How to Plant Trees & Shrubs

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Proper care of your new tree or shrub can make all the difference in its long-term success in the landscape. Below are some tips for soil preparation, planting, fertilization, and watering .

Amend Your Soil | Planting a new tree or shrub always starts with getting your soil right. Most soil in North Carolina contains heavy clay, or even subsoil, especially if you have a newly built home. Due to the fine particle-size of clay, it retains water for a long period of time, and does not allow adequate air and drainage to reach plant roots. Start by digging a hole for your tree or shrub. The hole should be twice as wide as the rootball you are planting, and as deep as the rootball. If you are planting in an area with particularly heavy clay or a wet area, you may want to dig your hole even shallower, planting the rootball a few inches higher than the level of the ground. If you are unsure if your soil is too wet or not, pour water in the prepared hole and time how long it takes for it to drain. If it takes longer than 30 minutes, you should plant high, or consider a different spot.

Mix a high-quality soil conditioner (We recommend Fox Farm’s Happy Frog Soil Conditioner) with the soil you dug out of the hole, so that what you have is a 50-50 mixture of native soil to soil conditioner.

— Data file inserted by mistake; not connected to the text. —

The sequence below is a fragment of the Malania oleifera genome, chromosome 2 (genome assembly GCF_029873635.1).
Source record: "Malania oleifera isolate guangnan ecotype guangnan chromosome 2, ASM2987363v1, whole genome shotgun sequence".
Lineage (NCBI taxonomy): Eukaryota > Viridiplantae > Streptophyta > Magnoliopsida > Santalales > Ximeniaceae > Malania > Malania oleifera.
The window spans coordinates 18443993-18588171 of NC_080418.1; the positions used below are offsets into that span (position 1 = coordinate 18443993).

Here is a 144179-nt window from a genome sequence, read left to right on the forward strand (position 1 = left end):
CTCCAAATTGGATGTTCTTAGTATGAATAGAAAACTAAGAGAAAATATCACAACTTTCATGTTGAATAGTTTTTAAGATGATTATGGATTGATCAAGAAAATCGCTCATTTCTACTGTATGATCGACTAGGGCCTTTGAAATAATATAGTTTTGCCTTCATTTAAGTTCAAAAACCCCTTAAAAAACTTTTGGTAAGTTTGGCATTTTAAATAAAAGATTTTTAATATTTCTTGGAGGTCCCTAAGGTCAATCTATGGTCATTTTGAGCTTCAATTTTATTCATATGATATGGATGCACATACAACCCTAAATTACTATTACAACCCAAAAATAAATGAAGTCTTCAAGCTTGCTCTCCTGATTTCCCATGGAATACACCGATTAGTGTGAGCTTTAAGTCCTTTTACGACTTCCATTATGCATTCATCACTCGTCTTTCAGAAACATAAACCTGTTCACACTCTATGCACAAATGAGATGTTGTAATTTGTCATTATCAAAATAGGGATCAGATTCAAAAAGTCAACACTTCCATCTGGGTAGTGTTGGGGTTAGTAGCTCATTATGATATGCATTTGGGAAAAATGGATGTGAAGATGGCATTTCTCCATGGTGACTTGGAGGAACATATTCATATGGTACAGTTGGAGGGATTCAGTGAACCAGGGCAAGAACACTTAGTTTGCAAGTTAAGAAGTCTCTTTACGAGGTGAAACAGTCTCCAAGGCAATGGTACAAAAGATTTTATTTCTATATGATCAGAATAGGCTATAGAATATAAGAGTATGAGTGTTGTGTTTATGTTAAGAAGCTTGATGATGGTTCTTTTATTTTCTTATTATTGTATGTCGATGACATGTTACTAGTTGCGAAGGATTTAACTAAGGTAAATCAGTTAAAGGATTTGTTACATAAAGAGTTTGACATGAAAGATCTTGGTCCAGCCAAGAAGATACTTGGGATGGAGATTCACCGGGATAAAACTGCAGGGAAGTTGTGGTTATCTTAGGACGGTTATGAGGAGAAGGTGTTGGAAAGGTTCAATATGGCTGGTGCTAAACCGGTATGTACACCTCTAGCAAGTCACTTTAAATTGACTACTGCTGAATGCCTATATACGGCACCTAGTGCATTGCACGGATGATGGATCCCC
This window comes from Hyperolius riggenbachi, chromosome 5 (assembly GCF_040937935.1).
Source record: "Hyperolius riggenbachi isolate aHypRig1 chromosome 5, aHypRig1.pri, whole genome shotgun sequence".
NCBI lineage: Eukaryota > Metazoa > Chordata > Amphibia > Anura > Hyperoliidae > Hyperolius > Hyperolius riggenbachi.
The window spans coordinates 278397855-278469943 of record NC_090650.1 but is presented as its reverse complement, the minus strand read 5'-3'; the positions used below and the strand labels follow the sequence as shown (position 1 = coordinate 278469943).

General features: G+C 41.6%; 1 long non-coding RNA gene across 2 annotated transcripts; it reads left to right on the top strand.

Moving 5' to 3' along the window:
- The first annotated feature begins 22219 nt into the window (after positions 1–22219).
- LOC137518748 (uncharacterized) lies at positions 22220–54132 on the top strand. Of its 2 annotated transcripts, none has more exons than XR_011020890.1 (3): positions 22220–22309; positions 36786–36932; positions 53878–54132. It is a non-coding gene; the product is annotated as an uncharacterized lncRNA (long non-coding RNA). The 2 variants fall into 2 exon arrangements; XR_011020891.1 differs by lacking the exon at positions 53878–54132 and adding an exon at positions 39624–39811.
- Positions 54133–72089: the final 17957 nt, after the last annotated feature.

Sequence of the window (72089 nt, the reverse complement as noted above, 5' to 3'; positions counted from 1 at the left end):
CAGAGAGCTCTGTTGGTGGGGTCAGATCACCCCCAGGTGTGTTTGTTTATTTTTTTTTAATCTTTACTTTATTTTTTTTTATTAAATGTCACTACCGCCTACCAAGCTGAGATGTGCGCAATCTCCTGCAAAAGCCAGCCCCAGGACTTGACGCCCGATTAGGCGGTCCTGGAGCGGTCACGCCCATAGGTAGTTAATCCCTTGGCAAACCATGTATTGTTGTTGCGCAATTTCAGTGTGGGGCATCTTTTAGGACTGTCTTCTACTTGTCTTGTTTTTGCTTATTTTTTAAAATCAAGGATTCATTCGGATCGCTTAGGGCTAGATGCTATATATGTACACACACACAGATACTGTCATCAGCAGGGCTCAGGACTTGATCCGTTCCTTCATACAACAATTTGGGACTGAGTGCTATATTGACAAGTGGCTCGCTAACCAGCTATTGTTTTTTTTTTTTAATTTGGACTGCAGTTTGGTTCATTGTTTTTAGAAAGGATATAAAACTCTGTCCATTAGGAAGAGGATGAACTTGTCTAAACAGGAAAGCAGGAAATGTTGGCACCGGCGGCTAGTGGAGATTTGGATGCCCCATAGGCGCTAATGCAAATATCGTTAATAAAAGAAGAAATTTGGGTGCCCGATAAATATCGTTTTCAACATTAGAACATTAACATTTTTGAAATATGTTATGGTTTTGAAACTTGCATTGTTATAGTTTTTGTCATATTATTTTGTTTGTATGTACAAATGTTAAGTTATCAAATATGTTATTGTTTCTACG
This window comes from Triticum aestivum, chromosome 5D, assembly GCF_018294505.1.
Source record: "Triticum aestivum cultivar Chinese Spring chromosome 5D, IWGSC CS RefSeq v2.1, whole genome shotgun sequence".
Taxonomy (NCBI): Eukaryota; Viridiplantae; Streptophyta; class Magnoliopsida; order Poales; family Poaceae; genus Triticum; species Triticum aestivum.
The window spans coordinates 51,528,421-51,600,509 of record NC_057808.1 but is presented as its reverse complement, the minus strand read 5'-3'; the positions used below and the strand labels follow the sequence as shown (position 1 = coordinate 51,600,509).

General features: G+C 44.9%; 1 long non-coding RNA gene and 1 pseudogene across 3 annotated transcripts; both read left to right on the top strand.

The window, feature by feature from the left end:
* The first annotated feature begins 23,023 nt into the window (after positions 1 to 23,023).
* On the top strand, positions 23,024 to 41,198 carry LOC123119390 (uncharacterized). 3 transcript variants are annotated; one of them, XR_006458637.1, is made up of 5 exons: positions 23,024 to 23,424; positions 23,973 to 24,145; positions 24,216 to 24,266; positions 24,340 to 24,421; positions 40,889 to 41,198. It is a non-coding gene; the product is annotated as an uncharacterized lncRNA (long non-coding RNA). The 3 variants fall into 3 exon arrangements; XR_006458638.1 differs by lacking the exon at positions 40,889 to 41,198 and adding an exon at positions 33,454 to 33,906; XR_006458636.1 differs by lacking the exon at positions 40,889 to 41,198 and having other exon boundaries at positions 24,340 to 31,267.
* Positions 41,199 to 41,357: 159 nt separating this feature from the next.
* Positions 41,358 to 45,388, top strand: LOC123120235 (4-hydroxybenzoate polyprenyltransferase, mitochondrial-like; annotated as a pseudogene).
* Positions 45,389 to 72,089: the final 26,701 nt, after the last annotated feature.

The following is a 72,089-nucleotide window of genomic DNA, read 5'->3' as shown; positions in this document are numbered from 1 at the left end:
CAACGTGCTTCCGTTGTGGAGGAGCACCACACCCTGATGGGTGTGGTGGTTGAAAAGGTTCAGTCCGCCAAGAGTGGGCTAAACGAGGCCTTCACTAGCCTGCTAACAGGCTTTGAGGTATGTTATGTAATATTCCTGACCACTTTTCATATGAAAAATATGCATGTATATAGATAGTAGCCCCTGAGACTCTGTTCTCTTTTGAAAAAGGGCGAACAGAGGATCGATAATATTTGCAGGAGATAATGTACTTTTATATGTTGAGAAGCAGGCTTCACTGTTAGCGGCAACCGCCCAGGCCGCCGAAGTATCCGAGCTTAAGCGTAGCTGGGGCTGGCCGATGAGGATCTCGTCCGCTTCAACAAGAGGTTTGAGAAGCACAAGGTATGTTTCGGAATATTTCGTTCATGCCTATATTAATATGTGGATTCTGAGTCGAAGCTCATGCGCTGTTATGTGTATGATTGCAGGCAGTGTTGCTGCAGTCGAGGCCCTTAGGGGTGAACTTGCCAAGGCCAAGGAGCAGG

Planting | Remove the tree or shrub from its nursery pot and loosen the roots with your hands or a hand rake. This allows roots that have grown sideways and around the inside of the pot to hang downwards and grow in the correct direction once in the ground. Place the rootball in the hole and backfill with the soil you mixed previously. Compact the soil lightly around the plant to prevent the soil level from dropping when rained upon or watered. Mulch around the plant, being sure not to pile it around the base of the plant, which can cause the plant to rot. Water thoroughly after planting.

Fertilization | Use a root stimulator to encourage your new tree or shrub to take hold faster, and thus become hardier against drought or cold. We recommend either Bonide Root & Grow, or Fox Farm Kangaroots. Both are liquid fertilizers and simply need to be mixed with water according to the label’s directions, then poured around the base of the plant.

Watering | Though it’s tempting to set up a sprinkler next to newly installed trees or shrubs, this is a highly inefficient way to water and will not provide the deep watering needed to establish new woody plants. Hand watering is the best way to ensure success during the first months of planting. Place the open end of a hose at the base of your plant and turn the water on a slow release, and let soak for about 20 minutes two times a week for the first month of planting. If there is a heavy rain of at least one inch of downfall, you may skip one watering. Keep an eye on your plant throughout the first year, especially the first few months, after planting. It is just as common for plants to die of overwatering as underwatering. If you are unsure, dig a small hole 3 inches deep beside the root ball. If the soil is moist 3” below the surface, the plant is not too dry. Once the soil below 3” is dry, it is time to water.

Remember, you can always contact one of our sales associates or email us if you have concerns regarding your new plant. Taking a picture, both of the entire plant and a close up of any areas that look unusual, is especially helpful for diagnosis. Email garden@atlanticgardening.com or call our Tree and Shrub Department at (919) 878-8877.